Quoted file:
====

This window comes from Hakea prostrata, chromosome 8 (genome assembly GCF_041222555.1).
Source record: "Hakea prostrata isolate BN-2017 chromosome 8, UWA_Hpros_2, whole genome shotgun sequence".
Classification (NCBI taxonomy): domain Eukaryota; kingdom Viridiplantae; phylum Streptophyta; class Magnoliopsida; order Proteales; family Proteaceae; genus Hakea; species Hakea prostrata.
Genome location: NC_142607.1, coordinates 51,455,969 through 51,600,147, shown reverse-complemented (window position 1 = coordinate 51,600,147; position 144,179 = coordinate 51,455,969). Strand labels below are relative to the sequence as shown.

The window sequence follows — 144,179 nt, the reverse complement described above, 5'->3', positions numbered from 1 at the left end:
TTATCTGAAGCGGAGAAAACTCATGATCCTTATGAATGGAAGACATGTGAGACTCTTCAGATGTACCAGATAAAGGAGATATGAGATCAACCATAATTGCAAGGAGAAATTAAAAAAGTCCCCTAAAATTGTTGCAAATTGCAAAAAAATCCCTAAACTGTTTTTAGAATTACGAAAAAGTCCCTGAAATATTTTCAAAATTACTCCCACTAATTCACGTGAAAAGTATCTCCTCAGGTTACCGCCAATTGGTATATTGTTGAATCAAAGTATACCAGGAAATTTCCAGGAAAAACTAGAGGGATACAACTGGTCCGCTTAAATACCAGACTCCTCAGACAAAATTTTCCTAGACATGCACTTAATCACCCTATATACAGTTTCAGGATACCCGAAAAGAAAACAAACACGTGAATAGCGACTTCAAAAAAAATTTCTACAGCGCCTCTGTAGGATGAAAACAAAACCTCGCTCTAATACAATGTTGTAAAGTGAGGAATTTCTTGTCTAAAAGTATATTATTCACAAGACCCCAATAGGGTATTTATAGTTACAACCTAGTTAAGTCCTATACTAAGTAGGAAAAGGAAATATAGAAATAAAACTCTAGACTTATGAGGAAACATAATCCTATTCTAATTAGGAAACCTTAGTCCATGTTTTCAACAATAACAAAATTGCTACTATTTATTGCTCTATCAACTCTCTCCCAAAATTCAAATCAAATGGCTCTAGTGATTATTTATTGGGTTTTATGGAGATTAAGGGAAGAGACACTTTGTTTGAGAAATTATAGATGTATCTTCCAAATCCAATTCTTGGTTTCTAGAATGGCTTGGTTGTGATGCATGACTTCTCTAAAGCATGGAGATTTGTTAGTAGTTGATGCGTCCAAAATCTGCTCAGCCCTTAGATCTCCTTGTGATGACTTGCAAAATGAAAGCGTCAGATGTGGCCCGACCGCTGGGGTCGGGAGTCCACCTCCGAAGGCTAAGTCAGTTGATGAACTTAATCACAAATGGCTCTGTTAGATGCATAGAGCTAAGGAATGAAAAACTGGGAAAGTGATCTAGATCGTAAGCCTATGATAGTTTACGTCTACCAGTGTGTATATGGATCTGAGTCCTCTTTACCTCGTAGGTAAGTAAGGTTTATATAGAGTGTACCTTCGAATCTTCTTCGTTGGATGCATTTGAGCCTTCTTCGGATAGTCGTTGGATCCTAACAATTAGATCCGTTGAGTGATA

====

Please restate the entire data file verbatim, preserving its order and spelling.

This window comes from Hakea prostrata, chromosome 8 (genome assembly GCF_041222555.1).
Source record: "Hakea prostrata isolate BN-2017 chromosome 8, UWA_Hpros_2, whole genome shotgun sequence".
Classification (NCBI taxonomy): domain Eukaryota; kingdom Viridiplantae; phylum Streptophyta; class Magnoliopsida; order Proteales; family Proteaceae; genus Hakea; species Hakea prostrata.
Genome location: NC_142607.1, coordinates 51,455,969 through 51,600,147, shown reverse-complemented (window position 1 = coordinate 51,600,147; position 144,179 = coordinate 51,455,969). Strand labels below are relative to the sequence as shown.

The window sequence follows — 144,179 nt, the reverse complement described above, 5'->3', positions numbered from 1 at the left end:
TTATCTGAAGCGGAGAAAACTCATGATCCTTATGAATGGAAGACATGTGAGACTCTTCAGATGTACCAGATAAAGGAGATATGAGATCAACCATAATTGCAAGGAGAAATTAAAAAAGTCCCCTAAAATTGTTGCAAATTGCAAAAAAATCCCTAAACTGTTTTTAGAATTACGAAAAAGTCCCTGAAATATTTTCAAAATTACTCCCACTAATTCACGTGAAAAGTATCTCCTCAGGTTACCGCCAATTGGTATATTGTTGAATCAAAGTATACCAGGAAATTTCCAGGAAAAACTAGAGGGATACAACTGGTCCGCTTAAATACCAGACTCCTCAGACAAAATTTTCCTAGACATGCACTTAATCACCCTATATACAGTTTCAGGATACCCGAAAAGAAAACAAACACGTGAATAGCGACTTCAAAAAAAATTTCTACAGCGCCTCTGTAGGATGAAAACAAAACCTCGCTCTAATACAATGTTGTAAAGTGAGGAATTTCTTGTCTAAAAGTATATTATTCACAAGACCCCAATAGGGTATTTATAGTTACAACCTAGTTAAGTCCTATACTAAGTAGGAAAAGGAAATATAGAAATAAAACTCTAGACTTATGAGGAAACATAATCCTATTCTAATTAGGAAACCTTAGTCCATGTTTTCAACAATAACAAAATTGCTACTATTTATTGCTCTATCAACTCTCTCCCAAAATTCAAATCAAATGGCTCTAGTGATTATTTATTGGGTTTTATGGAGATTAAGGGAAGAGACACTTTGTTTGAGAAATTATAGATGTATCTTCCAAATCCAATTCTTGGTTTCTAGAATGGCTTGGTTGTGATGCATGACTTCTCTAAAGCATGGAGATTTGTTAGTAGTTGATGCGTCCAAAATCTGCTCAGCCCTTAGATCTCCTTGTGATGACTTGCAAAATGAAAGCGTCAGATGTGGCCCGACCGCTGGGGTCGGGAGTCCACCTCCGAAGGCTAAGTCAGTTGATGAACTTAATCACAAATGGCTCTGTTAGATGCATAGAGCTAAGGAATGAAAAACTGGGAAAGTGATCTAGATCGTAAGCCTATGATAGTTTACGTCTACCAGTGTGTATATGGATCTGAGTCCTCTTTACCTCGTAGGTAAGTAAGGTTTATATAGAGTGTACCTTCGAATCTTCTTCGTTGGATGCATTTGAGCCTTCTTCGGATAGTCGTTGGATCCTAACAATTAGATCCGTTGAGTGATA